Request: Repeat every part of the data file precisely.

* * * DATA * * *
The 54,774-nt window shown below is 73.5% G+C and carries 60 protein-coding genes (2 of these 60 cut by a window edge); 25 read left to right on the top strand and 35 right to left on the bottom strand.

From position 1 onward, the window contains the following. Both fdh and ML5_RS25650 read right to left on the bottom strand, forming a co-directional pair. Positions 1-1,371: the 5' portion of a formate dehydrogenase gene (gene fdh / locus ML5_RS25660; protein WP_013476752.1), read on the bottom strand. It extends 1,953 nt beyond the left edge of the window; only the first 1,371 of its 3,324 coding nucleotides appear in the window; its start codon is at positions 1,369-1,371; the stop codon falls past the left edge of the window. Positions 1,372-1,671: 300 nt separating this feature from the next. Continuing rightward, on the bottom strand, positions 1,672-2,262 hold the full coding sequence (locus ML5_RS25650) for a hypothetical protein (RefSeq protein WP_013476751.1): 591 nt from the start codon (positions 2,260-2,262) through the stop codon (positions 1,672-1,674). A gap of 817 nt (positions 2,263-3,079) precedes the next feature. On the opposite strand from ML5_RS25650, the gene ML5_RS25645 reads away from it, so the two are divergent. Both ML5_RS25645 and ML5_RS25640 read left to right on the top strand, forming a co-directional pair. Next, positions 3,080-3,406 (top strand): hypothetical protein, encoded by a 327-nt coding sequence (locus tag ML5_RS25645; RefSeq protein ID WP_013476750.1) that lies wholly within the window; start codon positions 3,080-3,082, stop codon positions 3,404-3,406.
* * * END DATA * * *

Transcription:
The 54,774-nt window shown below is 73.5% G+C and carries 60 protein-coding genes (2 of these 60 cut by a window edge); 25 read left to right on the top strand and 35 right to left on the bottom strand.

From position 1 onward, the window contains the following. Both fdh and ML5_RS25650 read right to left on the bottom strand, forming a co-directional pair. Positions 1-1,371: the 5' portion of a formate dehydrogenase gene (gene fdh / locus ML5_RS25660; protein WP_013476752.1), read on the bottom strand. It extends 1,953 nt beyond the left edge of the window; only the first 1,371 of its 3,324 coding nucleotides appear in the window; its start codon is at positions 1,369-1,371; the stop codon falls past the left edge of the window. Positions 1,372-1,671: 300 nt separating this feature from the next. Continuing rightward, on the bottom strand, positions 1,672-2,262 hold the full coding sequence (locus ML5_RS25650) for a hypothetical protein (RefSeq protein WP_013476751.1): 591 nt from the start codon (positions 2,260-2,262) through the stop codon (positions 1,672-1,674). A gap of 817 nt (positions 2,263-3,079) precedes the next feature. On the opposite strand from ML5_RS25650, the gene ML5_RS25645 reads away from it, so the two are divergent. Both ML5_RS25645 and ML5_RS25640 read left to right on the top strand, forming a co-directional pair. Next, positions 3,080-3,406 (top strand): hypothetical protein, encoded by a 327-nt coding sequence (locus tag ML5_RS25645; RefSeq protein ID WP_013476750.1) that lies wholly within the window; start codon positions 3,080-3,082, stop codon positions 3,404-3,406.